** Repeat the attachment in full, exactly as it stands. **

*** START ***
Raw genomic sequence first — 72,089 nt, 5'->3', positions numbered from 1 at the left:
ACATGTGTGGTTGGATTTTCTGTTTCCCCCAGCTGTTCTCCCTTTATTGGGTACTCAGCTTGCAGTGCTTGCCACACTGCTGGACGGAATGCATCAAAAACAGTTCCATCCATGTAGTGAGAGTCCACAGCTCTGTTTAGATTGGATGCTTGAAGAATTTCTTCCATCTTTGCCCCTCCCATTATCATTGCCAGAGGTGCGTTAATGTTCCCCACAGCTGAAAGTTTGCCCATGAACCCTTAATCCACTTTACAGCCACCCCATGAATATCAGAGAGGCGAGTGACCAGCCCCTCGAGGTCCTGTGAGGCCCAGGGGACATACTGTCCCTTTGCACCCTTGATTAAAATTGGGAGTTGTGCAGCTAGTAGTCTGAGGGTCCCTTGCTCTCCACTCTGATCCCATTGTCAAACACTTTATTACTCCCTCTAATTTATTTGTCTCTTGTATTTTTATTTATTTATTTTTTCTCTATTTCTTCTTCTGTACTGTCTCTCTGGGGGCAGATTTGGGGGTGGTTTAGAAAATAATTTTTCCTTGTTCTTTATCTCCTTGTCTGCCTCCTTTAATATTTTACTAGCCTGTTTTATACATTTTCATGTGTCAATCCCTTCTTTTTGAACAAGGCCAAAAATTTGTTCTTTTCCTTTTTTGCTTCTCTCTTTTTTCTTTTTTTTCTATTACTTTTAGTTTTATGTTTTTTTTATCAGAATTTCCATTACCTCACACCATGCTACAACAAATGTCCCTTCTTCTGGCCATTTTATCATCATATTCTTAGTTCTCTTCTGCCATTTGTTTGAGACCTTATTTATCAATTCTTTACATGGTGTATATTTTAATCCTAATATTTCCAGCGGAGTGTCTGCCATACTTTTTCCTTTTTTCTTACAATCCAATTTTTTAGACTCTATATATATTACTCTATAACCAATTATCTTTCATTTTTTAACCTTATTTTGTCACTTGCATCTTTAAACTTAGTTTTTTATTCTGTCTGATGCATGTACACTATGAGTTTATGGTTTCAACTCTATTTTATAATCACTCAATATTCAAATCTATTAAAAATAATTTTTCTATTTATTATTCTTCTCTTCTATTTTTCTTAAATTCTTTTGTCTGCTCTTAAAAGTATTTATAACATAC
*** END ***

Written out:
Raw genomic sequence first — 72,089 nt, 5'->3', positions numbered from 1 at the left:
ACATGTGTGGTTGGATTTTCTGTTTCCCCCAGCTGTTCTCCCTTTATTGGGTACTCAGCTTGCAGTGCTTGCCACACTGCTGGACGGAATGCATCAAAAACAGTTCCATCCATGTAGTGAGAGTCCACAGCTCTGTTTAGATTGGATGCTTGAAGAATTTCTTCCATCTTTGCCCCTCCCATTATCATTGCCAGAGGTGCGTTAATGTTCCCCACAGCTGAAAGTTTGCCCATGAACCCTTAATCCACTTTACAGCCACCCCATGAATATCAGAGAGGCGAGTGACCAGCCCCTCGAGGTCCTGTGAGGCCCAGGGGACATACTGTCCCTTTGCACCCTTGATTAAAATTGGGAGTTGTGCAGCTAGTAGTCTGAGGGTCCCTTGCTCTCCACTCTGATCCCATTGTCAAACACTTTATTACTCCCTCTAATTTATTTGTCTCTTGTATTTTTATTTATTTATTTTTTCTCTATTTCTTCTTCTGTACTGTCTCTCTGGGGGCAGATTTGGGGGTGGTTTAGAAAATAATTTTTCCTTGTTCTTTATCTCCTTGTCTGCCTCCTTTAATATTTTACTAGCCTGTTTTATACATTTTCATGTGTCAATCCCTTCTTTTTGAACAAGGCCAAAAATTTGTTCTTTTCCTTTTTTGCTTCTCTCTTTTTTCTTTTTTTTCTATTACTTTTAGTTTTATGTTTTTTTTATCAGAATTTCCATTACCTCACACCATGCTACAACAAATGTCCCTTCTTCTGGCCATTTTATCATCATATTCTTAGTTCTCTTCTGCCATTTGTTTGAGACCTTATTTATCAATTCTTTACATGGTGTATATTTTAATCCTAATATTTCCAGCGGAGTGTCTGCCATACTTTTTCCTTTTTTCTTACAATCCAATTTTTTAGACTCTATATATATTACTCTATAACCAATTATCTTTCATTTTTTAACCTTATTTTGTCACTTGCATCTTTAAACTTAGTTTTTTATTCTGTCTGATGCATGTACACTATGAGTTTATGGTTTCAACTCTATTTTATAATCACTCAATATTCAAATCTATTAAAAATAATTTTTCTATTTATTATTCTTCTCTTCTATTTTTCTTAAATTCTTTTGTCTGCTCTTAAAAGTATTTATAACATAC